from The American Heritage® Dictionary of the English Language, 5th Edition.
- noun A member of an American Indian people inhabiting the Caribbean coast of northeast Nicaragua and southeast Honduras.
- noun The language of the Miskito.
from Wiktionary, Creative Commons Attribution/Share-Alike License.
- proper noun The Miskito language.
- noun A member of the
Amerindianpeople who dwell/dwelt on the Atlantic coastline of Nicaraguaand Honduras.
from The American Heritage® Dictionary of the English Language, 4th Edition
from Wiktionary, Creative Commons Attribution/Share-Alike License
In the valleys and along the Caribbean coast, some 5,000 Miskito and Paya Amerindians continue to live in their traditional ways.
A couple of phone calls, arranged by a deep-sea diver I came to know while working on a story on the Miskito Coast of Nicaragua, led me to an alternately boastful and paranoidly surreptitious man named Steve.
She was this little Miskito [native] woman and she had $80,000.
The four existing groups are the Miskito Amerindians, the Paya (Pesh) indigenes, Garífunas of Afro-Caribbean descent, and the older ladino (mixed Spanish-Amerindian) settlers.
The Miskito are the largest group, of around 4,500 people living in coastal settlements and two towns on the Tinto river.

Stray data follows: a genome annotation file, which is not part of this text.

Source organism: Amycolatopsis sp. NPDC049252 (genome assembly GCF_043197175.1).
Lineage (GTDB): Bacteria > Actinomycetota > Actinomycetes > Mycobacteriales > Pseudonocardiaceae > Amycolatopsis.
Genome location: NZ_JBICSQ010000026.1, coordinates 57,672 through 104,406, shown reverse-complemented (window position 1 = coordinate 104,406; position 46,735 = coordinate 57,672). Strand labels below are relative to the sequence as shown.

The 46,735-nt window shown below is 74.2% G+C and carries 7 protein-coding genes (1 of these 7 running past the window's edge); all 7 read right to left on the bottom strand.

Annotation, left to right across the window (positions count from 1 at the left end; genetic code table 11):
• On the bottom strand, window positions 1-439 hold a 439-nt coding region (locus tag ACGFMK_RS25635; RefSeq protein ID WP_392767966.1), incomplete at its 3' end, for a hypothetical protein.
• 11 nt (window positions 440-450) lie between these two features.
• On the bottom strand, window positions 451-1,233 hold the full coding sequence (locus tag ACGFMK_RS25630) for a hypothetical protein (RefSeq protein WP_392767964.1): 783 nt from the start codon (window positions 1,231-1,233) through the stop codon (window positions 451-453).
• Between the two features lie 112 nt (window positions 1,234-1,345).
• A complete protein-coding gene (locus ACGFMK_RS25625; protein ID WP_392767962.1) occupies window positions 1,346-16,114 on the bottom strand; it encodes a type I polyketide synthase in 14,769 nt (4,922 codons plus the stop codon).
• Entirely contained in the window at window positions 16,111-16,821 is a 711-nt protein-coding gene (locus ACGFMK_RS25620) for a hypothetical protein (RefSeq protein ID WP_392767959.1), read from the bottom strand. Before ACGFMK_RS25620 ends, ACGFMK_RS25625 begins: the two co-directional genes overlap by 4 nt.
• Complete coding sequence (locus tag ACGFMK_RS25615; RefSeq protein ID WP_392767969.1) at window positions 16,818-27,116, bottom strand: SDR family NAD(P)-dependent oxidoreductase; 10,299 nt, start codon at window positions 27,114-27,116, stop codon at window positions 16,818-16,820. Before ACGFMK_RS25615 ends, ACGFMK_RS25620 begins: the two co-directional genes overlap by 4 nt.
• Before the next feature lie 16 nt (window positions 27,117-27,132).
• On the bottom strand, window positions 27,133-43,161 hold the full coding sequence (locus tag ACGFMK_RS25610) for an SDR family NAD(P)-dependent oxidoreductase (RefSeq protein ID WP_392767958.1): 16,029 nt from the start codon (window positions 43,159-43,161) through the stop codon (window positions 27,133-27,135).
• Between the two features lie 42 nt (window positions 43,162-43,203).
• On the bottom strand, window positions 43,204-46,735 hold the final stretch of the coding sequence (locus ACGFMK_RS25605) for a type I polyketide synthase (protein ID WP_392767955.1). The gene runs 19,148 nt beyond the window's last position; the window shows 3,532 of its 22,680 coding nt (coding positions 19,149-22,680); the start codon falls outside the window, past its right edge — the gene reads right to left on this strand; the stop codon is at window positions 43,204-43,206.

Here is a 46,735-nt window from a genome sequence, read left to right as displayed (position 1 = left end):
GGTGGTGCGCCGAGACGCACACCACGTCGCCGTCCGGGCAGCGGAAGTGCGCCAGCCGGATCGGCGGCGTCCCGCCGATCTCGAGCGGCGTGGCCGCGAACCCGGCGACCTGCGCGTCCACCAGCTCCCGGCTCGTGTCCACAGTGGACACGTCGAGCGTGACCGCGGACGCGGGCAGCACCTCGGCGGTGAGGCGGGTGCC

Sinbad is later reborn as a member of the Miskito tribe living on the banks of the Coco River.
Languages: Spanish 97.5% (official), Miskito 1.7%, other 0.8% (1995 census) (note: English and indigenous languages on Atlantic coast)
Rendered by its indigenous Miskito residents as Miskitia, this is the remote area of rainforest and coastal wetlands along the Nicaraguan border in the Caribbean zone.
La sirena y el buzo (The Mermaid and the Diver) layers elements of narrative and essay onto what look like unstaged documentary sequences of life in a Miskito fishing village to tell "an imaginary tale transporting us to reality," in the words of director Mercedes Moncada Rodríguez:
NicaraguaSpanish 97.5% (official), Miskito 1.7%, other 0.8% (1995 census) note: English and indigenous languages on Atlantic coast